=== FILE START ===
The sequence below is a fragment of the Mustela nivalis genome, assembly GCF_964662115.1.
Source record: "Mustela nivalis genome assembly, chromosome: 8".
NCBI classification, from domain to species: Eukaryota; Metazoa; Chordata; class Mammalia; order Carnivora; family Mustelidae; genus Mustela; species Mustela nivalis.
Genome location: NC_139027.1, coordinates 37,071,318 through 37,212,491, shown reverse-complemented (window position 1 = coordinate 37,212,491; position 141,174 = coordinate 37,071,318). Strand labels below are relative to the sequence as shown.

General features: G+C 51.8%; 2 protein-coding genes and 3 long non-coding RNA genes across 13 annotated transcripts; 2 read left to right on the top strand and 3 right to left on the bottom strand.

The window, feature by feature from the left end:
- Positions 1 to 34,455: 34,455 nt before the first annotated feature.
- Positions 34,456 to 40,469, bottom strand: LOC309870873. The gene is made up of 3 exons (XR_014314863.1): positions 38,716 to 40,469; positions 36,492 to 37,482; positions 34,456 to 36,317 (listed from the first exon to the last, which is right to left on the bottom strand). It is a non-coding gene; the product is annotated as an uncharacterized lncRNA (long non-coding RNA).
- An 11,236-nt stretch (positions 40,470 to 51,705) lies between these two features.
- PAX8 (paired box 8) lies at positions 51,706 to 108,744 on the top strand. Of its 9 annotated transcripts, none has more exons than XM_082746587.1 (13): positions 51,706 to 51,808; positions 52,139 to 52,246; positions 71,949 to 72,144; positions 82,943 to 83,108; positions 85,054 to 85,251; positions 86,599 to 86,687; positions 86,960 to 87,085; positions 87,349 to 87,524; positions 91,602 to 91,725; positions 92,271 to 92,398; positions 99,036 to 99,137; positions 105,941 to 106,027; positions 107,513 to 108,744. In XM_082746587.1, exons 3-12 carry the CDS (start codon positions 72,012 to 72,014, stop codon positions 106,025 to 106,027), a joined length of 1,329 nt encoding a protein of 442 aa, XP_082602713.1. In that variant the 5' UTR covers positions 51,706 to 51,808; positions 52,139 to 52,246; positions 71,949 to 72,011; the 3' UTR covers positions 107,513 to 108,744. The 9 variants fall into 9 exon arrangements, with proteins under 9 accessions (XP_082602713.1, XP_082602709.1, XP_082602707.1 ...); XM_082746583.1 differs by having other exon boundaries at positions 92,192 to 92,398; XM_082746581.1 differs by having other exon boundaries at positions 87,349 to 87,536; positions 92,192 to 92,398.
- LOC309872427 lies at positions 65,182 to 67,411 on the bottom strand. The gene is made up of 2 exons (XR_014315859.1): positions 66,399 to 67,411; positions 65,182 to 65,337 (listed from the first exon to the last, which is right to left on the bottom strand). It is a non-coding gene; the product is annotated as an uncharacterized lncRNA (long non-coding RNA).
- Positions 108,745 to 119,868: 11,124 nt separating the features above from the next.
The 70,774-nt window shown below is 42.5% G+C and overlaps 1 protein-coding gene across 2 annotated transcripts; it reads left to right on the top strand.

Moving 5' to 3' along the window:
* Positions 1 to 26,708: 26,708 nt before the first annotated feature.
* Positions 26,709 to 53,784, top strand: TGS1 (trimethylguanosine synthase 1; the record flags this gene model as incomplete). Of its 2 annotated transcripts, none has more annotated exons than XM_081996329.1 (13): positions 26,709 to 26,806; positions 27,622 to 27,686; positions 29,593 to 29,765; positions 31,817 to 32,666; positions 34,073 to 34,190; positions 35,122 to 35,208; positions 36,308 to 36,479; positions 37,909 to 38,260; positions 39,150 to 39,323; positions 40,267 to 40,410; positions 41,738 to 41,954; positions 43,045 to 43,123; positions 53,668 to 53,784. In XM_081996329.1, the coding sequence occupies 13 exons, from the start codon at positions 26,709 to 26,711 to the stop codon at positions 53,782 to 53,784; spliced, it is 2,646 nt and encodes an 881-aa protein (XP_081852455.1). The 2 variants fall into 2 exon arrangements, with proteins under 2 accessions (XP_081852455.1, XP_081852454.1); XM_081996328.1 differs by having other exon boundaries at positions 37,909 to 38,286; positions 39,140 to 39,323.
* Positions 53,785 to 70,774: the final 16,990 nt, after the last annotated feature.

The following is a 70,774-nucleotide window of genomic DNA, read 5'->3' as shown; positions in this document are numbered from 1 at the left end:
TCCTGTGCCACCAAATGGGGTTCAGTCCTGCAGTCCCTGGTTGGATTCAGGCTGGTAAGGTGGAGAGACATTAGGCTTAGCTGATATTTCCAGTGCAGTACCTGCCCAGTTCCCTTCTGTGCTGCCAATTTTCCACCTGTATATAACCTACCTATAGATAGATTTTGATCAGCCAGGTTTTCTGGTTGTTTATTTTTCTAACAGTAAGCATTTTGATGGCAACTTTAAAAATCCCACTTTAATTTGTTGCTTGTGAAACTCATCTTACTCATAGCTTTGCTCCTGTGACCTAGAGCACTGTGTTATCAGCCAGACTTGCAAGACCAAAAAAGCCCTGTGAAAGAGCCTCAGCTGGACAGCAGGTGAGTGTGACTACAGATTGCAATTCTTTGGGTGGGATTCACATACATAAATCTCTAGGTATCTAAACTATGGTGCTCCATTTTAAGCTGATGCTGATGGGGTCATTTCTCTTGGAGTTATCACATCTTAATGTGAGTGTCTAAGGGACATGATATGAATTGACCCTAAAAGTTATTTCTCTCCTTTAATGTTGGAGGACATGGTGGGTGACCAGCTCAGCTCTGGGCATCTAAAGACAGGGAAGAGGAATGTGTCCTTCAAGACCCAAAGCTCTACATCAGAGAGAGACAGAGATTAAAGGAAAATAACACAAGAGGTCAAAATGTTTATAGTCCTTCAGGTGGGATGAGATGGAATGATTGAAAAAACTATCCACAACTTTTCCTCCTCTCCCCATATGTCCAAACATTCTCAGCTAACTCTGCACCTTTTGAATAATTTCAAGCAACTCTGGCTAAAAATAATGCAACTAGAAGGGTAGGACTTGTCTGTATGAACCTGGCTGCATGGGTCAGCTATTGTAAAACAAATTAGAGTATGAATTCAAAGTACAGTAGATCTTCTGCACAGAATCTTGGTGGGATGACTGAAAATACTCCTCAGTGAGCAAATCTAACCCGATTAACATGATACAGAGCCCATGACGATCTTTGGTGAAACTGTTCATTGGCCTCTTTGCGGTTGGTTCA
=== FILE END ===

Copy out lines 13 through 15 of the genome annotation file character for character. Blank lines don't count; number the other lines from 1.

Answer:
The 70,774-nt window shown below is 42.5% G+C and overlaps 1 protein-coding gene across 2 annotated transcripts; it reads left to right on the top strand.

Moving 5' to 3' along the window:
* Positions 1 to 26,708: 26,708 nt before the first annotated feature.